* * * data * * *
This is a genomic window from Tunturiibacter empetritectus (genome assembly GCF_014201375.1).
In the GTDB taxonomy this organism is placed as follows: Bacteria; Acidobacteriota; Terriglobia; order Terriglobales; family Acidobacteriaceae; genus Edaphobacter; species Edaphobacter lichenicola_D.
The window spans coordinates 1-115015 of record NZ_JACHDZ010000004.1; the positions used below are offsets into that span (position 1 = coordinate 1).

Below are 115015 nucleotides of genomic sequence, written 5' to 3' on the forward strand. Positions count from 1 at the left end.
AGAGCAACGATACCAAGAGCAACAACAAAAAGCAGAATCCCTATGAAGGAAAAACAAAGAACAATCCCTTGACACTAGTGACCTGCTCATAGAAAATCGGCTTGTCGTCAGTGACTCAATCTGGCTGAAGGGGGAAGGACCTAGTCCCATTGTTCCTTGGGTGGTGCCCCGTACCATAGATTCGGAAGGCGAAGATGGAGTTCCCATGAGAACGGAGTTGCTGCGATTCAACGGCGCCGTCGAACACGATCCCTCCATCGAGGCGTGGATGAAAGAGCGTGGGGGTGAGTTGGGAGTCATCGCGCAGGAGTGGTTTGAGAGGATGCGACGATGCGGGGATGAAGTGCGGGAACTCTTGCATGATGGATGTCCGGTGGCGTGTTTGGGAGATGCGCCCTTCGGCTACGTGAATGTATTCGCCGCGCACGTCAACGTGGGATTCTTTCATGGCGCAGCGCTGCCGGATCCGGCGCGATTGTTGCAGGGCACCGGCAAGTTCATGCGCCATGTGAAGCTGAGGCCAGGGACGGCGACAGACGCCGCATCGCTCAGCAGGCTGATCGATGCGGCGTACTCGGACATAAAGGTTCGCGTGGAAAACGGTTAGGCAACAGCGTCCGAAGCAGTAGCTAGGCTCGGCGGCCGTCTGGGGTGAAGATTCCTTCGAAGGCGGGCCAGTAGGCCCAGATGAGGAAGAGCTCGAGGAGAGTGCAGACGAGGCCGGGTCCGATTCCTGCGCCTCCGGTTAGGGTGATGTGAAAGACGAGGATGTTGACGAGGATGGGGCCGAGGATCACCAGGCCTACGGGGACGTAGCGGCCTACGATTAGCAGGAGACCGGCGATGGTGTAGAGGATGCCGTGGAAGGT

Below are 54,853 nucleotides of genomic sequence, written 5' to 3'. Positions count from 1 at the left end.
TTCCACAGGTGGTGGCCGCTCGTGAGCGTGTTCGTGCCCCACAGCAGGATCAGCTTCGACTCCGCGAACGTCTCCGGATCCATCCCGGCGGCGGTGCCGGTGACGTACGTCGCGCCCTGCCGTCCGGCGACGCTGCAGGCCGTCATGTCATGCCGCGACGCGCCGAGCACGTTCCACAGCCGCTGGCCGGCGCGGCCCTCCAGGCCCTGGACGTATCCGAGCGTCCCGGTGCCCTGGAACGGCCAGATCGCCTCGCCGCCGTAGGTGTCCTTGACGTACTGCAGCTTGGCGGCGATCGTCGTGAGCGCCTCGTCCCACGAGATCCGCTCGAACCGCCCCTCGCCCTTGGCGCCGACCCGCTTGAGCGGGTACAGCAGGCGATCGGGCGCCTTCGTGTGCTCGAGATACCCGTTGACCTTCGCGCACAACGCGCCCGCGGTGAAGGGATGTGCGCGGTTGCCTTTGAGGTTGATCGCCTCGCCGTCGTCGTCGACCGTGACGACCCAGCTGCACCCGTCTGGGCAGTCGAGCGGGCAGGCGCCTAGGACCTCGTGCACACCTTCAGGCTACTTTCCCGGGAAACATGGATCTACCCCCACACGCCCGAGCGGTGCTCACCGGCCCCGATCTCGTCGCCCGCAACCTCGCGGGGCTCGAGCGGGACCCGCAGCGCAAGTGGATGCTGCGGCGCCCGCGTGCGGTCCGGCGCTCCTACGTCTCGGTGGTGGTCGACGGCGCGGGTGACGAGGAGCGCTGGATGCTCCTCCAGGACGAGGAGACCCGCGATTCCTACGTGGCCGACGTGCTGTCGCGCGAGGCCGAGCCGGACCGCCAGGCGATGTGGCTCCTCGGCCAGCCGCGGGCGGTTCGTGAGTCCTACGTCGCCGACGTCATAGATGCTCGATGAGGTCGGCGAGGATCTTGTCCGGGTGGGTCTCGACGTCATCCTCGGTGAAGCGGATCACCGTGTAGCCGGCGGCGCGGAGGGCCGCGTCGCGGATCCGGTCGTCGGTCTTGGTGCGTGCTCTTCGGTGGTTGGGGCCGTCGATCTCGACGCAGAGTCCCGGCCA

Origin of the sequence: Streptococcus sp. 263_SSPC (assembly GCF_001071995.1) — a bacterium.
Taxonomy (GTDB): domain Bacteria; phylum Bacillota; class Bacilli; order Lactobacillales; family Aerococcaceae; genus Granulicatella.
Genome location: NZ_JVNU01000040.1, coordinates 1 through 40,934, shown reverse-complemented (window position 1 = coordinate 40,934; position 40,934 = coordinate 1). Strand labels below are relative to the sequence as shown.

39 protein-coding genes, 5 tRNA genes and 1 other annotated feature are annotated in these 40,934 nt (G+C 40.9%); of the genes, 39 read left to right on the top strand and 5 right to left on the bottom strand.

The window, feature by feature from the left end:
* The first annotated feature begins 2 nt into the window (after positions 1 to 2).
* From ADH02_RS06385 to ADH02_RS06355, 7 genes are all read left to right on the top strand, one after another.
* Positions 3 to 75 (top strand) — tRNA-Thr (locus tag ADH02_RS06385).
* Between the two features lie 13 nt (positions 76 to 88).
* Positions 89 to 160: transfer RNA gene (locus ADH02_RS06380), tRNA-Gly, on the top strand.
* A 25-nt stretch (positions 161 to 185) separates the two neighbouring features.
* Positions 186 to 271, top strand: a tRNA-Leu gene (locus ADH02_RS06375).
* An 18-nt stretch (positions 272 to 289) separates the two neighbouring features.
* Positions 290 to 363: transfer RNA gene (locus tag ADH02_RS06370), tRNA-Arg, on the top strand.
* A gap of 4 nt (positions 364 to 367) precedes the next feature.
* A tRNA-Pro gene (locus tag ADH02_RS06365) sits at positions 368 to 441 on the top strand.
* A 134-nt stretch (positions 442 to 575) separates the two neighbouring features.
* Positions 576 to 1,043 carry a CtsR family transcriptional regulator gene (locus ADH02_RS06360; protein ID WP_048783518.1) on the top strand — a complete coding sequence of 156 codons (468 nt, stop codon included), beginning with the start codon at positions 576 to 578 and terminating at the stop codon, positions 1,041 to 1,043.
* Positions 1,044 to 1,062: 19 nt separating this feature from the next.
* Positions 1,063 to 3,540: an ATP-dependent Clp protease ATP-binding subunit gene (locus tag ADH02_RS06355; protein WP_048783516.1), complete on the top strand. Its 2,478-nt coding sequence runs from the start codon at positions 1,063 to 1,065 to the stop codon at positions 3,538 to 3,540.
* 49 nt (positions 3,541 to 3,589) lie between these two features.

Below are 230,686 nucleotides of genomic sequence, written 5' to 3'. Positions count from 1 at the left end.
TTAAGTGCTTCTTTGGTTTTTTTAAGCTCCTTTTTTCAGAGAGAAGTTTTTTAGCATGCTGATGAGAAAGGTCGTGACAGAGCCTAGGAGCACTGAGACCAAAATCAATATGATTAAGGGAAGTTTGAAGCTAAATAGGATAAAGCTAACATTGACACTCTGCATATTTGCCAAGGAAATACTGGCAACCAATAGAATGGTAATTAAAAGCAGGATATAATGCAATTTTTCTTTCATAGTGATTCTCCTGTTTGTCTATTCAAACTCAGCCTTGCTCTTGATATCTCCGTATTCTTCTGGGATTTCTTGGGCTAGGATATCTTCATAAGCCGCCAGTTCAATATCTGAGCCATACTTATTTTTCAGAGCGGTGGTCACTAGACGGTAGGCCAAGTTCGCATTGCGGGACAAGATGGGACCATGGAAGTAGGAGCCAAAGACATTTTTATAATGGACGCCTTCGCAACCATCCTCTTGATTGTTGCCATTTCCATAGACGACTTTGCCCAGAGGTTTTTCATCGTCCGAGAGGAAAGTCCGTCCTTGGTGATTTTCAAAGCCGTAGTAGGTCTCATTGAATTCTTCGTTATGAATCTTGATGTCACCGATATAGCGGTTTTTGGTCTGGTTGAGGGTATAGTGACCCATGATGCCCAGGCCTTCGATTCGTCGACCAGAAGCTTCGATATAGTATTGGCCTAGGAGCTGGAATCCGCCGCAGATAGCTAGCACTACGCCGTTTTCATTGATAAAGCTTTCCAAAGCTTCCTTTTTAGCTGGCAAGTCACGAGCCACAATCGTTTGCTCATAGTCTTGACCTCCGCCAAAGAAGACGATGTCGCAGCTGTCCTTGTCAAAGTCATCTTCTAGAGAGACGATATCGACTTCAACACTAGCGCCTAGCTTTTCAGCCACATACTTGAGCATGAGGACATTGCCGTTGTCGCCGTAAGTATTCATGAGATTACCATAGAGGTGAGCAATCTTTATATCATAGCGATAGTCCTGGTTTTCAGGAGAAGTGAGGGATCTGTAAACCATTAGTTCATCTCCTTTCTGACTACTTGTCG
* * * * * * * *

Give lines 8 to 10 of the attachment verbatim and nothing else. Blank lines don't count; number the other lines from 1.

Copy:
Origin of the sequence: Streptococcus sp. 263_SSPC (assembly GCF_001071995.1) — a bacterium.
Taxonomy (GTDB): domain Bacteria; phylum Bacillota; class Bacilli; order Lactobacillales; family Aerococcaceae; genus Granulicatella.
Genome location: NZ_JVNU01000040.1, coordinates 1 through 40,934, shown reverse-complemented (window position 1 = coordinate 40,934; position 40,934 = coordinate 1). Strand labels below are relative to the sequence as shown.